Question : In immunocompromised patients with acute hypoxemic respiratory failure, is high-flow nasal oxygen therapy superior to standard oxygen therapy with respect to mortality at day 28?
Findings : In this randomized clinical trial that included 776 critically ill immunocompromised patients receiving at least 6 L/min of oxygen, high-flow oxygen therapy compared with standard oxygen therapy did not significantly reduce day-28 mortality (35.6% vs 36.1%, respectively).
Meaning : Among immunocompromised patients with acute respiratory failure, high-flow oxygen therapy did not significantly reduce mortality compared with standard oxygen therapy.
Importance : High-flow nasal oxygen therapy is increasingly used for acute hypoxemic respiratory failure (AHRF).
Objective : To determine whether high-flow oxygen therapy decreases mortality among immunocompromised patients with AHRF compared with standard oxygen therapy.
Design, Setting, and Participants : The HIGH randomized clinical trial enrolled 776 adult immunocompromised patients with AHRF (Pao2 <60 mm Hg or Spo2 <90% on room air, or tachypnea >30/min or labored breathing or respiratory distress, and need for oxygen ≥6 L/min) at 32 intensive care units (ICUs) in France between May 19, 2016, and December 31, 2017.
Interventions : Patients were randomized 1:1 to continuous high-flow oxygen therapy (n = 388) or to standard oxygen therapy (n = 388).
Main Outcomes and Measures : The primary outcome was day-28 mortality. Secondary outcomes included intubation and mechanical ventilation by day 28, Pao2:Fio2 ratio over the 3 days after intubation, respiratory rate, ICU and hospital lengths of stay, ICU-acquired infections, and patient comfort and dyspnea.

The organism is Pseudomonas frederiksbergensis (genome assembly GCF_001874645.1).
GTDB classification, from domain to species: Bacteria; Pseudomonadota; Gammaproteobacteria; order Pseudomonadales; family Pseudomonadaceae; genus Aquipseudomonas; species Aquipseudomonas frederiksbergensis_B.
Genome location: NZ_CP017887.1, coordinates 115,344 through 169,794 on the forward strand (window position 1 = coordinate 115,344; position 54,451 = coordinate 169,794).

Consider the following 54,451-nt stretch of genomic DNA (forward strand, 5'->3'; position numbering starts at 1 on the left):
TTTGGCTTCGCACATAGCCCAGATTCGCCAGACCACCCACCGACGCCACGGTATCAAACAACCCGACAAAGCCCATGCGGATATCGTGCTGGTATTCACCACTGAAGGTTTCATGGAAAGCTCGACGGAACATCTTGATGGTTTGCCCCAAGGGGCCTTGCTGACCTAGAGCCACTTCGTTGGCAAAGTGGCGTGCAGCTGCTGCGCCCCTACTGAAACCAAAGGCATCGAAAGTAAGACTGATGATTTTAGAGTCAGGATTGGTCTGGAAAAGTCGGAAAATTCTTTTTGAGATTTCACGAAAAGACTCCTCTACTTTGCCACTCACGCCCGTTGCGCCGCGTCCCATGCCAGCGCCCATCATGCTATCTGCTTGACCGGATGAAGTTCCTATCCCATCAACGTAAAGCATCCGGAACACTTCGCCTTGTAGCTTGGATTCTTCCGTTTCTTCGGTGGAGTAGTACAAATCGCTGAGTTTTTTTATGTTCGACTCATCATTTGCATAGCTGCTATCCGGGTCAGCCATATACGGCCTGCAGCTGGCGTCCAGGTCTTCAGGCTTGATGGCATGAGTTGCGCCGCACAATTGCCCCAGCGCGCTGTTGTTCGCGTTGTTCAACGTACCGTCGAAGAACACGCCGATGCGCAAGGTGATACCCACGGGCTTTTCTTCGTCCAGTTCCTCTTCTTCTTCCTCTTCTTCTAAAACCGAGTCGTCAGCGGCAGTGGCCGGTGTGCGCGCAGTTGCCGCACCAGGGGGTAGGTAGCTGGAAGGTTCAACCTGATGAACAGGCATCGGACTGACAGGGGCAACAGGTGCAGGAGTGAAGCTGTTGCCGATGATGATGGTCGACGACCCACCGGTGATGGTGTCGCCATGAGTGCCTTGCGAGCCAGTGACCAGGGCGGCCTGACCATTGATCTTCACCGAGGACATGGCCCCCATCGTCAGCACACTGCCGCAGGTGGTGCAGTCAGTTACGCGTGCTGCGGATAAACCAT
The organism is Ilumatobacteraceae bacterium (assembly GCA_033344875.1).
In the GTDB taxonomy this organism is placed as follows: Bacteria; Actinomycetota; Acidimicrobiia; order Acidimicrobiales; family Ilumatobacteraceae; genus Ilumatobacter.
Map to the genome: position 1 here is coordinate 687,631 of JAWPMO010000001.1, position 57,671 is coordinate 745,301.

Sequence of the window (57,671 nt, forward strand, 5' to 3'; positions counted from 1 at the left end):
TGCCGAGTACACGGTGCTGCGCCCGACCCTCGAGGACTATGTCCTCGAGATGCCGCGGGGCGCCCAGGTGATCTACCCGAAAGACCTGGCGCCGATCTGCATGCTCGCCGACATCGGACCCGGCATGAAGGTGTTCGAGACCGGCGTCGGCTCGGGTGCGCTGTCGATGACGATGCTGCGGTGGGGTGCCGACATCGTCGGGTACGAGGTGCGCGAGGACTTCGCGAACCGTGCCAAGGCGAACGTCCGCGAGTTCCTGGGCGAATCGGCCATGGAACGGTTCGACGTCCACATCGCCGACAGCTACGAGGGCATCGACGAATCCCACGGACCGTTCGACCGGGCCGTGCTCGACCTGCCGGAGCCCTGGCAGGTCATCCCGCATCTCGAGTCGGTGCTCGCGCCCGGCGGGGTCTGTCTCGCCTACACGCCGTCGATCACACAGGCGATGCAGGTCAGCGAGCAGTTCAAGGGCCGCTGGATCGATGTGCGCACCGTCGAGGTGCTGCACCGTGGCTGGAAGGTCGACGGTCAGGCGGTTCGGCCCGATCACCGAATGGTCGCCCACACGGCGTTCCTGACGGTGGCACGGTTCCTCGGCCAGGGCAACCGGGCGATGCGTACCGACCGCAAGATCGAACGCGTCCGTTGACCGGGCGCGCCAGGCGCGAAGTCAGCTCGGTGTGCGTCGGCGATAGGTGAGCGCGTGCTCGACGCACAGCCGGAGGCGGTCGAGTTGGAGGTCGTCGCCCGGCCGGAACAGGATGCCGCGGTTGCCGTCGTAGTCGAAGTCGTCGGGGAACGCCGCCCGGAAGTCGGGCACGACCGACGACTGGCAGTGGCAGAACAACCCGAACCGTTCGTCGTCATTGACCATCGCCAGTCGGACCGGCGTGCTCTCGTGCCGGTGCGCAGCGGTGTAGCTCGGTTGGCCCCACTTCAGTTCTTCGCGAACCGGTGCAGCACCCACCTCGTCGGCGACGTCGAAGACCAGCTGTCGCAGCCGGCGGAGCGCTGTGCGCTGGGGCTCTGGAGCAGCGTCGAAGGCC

Results : Of 778 randomized patients (median age, 64 [IQR, 54-71] years; 259 [33.3%] women), 776 (99.7%) completed the trial. At randomization, median respiratory rate was 33/min (IQR, 28-39) vs 32 (IQR, 27-38) and Pao2:Fio2 was 136 (IQR, 96-187) vs 128 (IQR, 92-164) in the intervention and control groups, respectively. Median SOFA score was 6 (IQR, 4-8) in both groups. Mortality on day 28 was not significantly different between groups (35.6% vs 36.1%; difference, −0.5% [95% CI, −7.3% to +6.3%]; hazard ratio, 0.98 [95% CI, 0.77 to 1.24]; P = .94). Intubation rate was not significantly different between groups (38.7% vs 43.8%; difference, −5.1% [95% CI, −12.3% to +2.0%]). Compared with controls, patients randomized to high-flow oxygen therapy had a higher Pao2:Fio2 (150 vs 119; difference, 19.5 [95% CI, 4.4 to 34.6]) and lower respiratory rate after 6 hours (25/min vs 26/min; difference, −1.8/min [95% CI, −3.2 to −0.2]). No significant difference was observed in ICU length of stay (8 vs 6 days; difference, 0.6 [95% CI, −1.0 to +2.2]), ICU-acquired infections (10.0% vs 10.6%; difference, −0.6% [95% CI, −4.6 to +4.1]), hospital length of stay (24 vs 27 days; difference, −2 days [95% CI, −7.3 to +3.3]), or patient comfort and dyspnea scores.
Conclusions and Relevance : Among critically ill immunocompromised patients with acute respiratory failure, high-flow oxygen therapy did not significantly decrease day-28 mortality compared with standard oxygen therapy.
Click here for the article in JAMA